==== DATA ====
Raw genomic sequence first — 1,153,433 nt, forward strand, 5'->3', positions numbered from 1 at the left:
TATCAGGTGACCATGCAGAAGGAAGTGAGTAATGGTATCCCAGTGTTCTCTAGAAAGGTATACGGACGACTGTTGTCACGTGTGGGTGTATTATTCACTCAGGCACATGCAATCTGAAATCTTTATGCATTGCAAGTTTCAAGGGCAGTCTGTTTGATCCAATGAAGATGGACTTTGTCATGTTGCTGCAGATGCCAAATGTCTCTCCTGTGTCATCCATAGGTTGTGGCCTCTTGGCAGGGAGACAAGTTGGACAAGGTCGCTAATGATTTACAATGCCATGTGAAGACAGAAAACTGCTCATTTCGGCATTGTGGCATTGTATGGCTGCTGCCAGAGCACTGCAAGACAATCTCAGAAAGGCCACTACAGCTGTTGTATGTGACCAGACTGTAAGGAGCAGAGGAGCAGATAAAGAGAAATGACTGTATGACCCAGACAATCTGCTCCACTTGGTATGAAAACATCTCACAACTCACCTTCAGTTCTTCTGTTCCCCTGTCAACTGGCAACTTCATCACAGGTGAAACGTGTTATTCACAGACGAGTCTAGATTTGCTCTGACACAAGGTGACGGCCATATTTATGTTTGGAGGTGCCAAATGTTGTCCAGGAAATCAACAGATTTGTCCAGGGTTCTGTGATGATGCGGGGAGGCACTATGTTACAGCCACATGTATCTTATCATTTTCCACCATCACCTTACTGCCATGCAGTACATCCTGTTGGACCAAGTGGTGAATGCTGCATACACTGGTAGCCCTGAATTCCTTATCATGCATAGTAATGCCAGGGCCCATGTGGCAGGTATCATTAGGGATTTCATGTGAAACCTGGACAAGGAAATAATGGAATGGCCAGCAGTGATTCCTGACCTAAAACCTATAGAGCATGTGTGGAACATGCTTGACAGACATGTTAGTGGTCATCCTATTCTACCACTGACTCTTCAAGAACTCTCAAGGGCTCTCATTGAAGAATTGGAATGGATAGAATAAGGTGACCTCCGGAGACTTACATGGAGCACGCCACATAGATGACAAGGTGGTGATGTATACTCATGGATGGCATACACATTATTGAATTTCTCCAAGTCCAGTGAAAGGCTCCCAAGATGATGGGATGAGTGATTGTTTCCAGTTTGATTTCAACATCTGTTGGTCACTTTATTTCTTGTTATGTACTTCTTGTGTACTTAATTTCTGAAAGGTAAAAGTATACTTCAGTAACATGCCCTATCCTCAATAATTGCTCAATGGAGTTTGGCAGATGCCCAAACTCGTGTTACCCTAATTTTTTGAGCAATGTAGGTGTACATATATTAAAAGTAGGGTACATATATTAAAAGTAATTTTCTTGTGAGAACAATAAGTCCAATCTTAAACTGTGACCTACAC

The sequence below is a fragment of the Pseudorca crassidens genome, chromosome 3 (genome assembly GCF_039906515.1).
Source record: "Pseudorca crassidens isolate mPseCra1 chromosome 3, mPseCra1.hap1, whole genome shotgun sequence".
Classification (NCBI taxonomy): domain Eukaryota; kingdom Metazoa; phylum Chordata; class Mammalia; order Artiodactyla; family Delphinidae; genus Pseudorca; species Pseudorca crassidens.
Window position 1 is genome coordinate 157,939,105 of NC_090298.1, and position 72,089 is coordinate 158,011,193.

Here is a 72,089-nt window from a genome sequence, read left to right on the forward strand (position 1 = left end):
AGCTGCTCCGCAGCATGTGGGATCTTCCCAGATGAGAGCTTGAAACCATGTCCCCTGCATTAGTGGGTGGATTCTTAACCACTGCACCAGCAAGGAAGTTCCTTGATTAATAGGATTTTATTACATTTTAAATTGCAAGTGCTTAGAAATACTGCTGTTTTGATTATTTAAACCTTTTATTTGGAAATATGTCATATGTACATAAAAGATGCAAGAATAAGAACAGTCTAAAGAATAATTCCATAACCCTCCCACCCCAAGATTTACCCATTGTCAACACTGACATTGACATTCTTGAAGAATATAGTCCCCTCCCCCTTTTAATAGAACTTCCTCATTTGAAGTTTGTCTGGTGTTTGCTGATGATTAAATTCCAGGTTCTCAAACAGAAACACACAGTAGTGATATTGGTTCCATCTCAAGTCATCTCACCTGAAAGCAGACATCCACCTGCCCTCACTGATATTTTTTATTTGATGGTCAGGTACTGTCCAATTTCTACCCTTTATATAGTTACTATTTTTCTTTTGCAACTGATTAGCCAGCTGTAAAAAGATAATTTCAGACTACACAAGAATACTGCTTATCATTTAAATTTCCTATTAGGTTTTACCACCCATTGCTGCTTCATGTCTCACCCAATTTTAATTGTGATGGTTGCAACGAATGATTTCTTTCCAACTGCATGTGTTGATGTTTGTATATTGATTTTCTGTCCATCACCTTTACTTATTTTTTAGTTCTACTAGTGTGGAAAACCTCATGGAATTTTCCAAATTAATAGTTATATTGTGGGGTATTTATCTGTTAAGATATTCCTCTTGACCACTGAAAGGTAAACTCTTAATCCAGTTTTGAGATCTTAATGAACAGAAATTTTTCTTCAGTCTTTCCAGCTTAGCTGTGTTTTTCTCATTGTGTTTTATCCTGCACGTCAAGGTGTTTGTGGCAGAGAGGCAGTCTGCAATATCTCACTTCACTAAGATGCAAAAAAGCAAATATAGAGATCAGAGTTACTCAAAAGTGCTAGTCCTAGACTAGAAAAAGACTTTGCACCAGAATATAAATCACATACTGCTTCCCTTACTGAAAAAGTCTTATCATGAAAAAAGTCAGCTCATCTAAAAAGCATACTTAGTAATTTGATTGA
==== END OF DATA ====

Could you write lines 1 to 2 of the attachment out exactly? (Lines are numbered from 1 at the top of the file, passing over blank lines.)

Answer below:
Raw genomic sequence first — 1,153,433 nt, forward strand, 5'->3', positions numbered from 1 at the left:
TATCAGGTGACCATGCAGAAGGAAGTGAGTAATGGTATCCCAGTGTTCTCTAGAAAGGTATACGGACGACTGTTGTCACGTGTGGGTGTATTATTCACTCAGGCACATGCAATCTGAAATCTTTATGCATTGCAAGTTTCAAGGGCAGTCTGTTTGATCCAATGAAGATGGACTTTGTCATGTTGCTGCAGATGCCAAATGTCTCTCCTGTGTCATCCATAGGTTGTGGCCTCTTGGCAGGGAGACAAGTTGGACAAGGTCGCTAATGATTTACAATGCCATGTGAAGACAGAAAACTGCTCATTTCGGCATTGTGGCATTGTATGGCTGCTGCCAGAGCACTGCAAGACAATCTCAGAAAGGCCACTACAGCTGTTGTATGTGACCAGACTGTAAGGAGCAGAGGAGCAGATAAAGAGAAATGACTGTATGACCCAGACAATCTGCTCCACTTGGTATGAAAACATCTCACAACTCACCTTCAGTTCTTCTGTTCCCCTGTCAACTGGCAACTTCATCACAGGTGAAACGTGTTATTCACAGACGAGTCTAGATTTGCTCTGACACAAGGTGACGGCCATATTTATGTTTGGAGGTGCCAAATGTTGTCCAGGAAATCAACAGATTTGTCCAGGGTTCTGTGATGATGCGGGGAGGCACTATGTTACAGCCACATGTATCTTATCATTTTCCACCATCACCTTACTGCCATGCAGTACATCCTGTTGGACCAAGTGGTGAATGCTGCATACACTGGTAGCCCTGAATTCCTTATCATGCATAGTAATGCCAGGGCCCATGTGGCAGGTATCATTAGGGATTTCATGTGAAACCTGGACAAGGAAATAATGGAATGGCCAGCAGTGATTCCTGACCTAAAACCTATAGAGCATGTGTGGAACATGCTTGACAGACATGTTAGTGGTCATCCTATTCTACCACTGACTCTTCAAGAACTCTCAAGGGCTCTCATTGAAGAATTGGAATGGATAGAATAAGGTGACCTCCGGAGACTTACATGGAGCACGCCACATAGATGACAAGGTGGTGATGTATACTCATGGATGGCATACACATTATTGAATTTCTCCAAGTCCAGTGAAAGGCTCCCAAGATGATGGGATGAGTGATTGTTTCCAGTTTGATTTCAACATCTGTTGGTCACTTTATTTCTTGTTATGTACTTCTTGTGTACTTAATTTCTGAAAGGTAAAAGTATACTTCAGTAACATGCCCTATCCTCAATAATTGCTCAATGGAGTTTGGCAGATGCCCAAACTCGTGTTACCCTAATTTTTTGAGCAATGTAGGTGTACATATATTAAAAGTAGGGTACATATATTAAAAGTAATTTTCTTGTGAGAACAATAAGTCCAATCTTAAACTGTGACCTACAC